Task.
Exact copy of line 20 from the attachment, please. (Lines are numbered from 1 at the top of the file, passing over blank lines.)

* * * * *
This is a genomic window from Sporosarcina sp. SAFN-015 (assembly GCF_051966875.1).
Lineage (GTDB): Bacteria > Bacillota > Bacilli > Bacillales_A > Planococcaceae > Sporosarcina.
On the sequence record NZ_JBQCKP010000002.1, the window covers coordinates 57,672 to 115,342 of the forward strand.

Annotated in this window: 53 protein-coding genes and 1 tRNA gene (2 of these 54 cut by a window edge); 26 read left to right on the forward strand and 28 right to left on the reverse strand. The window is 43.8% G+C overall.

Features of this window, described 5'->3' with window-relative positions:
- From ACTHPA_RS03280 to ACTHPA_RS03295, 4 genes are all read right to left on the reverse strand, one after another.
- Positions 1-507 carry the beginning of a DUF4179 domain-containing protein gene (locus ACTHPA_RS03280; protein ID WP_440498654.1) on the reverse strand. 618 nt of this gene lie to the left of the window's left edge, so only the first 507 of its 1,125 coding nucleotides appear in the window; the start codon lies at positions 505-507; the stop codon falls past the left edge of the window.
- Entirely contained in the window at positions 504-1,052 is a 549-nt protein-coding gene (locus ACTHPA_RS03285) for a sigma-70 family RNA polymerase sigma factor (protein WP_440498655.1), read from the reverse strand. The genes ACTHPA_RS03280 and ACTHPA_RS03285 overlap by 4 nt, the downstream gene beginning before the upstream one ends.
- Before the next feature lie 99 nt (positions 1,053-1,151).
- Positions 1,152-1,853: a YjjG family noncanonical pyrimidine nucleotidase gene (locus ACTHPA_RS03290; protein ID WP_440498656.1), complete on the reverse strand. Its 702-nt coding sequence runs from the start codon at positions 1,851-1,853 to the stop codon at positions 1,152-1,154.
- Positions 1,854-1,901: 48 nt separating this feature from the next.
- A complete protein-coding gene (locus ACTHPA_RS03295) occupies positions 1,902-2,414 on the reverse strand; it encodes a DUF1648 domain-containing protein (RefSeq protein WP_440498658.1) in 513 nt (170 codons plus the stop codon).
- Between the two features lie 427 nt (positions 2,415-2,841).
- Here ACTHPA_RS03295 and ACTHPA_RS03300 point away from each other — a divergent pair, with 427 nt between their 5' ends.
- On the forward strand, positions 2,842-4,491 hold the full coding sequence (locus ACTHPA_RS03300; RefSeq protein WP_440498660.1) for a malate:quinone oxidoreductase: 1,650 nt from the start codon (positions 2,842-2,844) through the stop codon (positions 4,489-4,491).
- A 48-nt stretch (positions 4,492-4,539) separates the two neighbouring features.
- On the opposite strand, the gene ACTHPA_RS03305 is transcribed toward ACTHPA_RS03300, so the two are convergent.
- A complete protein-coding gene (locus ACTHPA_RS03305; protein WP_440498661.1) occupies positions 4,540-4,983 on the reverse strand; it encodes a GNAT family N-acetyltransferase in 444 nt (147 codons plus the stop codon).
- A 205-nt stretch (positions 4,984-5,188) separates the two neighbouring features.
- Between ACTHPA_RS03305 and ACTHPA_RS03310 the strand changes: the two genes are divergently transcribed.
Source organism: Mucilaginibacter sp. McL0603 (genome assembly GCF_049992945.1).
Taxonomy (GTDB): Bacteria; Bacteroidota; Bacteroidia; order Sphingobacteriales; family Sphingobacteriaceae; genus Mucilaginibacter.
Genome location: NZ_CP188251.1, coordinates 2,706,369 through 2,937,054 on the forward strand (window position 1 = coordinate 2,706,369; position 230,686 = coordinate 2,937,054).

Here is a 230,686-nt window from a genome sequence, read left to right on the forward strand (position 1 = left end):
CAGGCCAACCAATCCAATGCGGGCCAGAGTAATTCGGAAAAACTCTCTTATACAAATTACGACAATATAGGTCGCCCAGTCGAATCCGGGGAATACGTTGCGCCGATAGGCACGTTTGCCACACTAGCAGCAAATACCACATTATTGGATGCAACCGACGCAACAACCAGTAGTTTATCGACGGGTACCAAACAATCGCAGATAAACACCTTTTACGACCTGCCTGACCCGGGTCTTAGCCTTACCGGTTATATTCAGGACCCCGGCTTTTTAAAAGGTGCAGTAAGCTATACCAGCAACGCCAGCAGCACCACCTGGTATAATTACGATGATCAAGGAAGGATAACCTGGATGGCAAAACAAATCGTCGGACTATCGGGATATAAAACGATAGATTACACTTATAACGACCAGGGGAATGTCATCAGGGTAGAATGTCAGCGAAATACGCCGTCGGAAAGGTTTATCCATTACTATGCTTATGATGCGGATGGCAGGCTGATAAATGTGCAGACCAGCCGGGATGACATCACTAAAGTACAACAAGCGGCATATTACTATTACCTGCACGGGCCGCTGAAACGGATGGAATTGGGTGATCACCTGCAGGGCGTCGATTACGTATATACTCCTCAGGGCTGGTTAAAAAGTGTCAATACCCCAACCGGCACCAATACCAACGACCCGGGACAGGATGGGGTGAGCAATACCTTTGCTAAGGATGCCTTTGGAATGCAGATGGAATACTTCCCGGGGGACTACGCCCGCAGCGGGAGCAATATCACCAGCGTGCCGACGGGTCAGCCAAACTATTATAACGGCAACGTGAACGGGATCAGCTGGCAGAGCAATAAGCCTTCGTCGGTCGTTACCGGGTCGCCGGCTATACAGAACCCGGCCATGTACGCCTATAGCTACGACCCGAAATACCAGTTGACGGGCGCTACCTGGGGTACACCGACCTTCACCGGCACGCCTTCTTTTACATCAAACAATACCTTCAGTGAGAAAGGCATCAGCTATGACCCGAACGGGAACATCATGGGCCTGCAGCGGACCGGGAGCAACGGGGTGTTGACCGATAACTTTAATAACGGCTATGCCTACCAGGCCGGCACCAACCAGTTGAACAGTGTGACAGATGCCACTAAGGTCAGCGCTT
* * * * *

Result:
- Between ACTHPA_RS03305 and ACTHPA_RS03310 the strand changes: the two genes are divergently transcribed.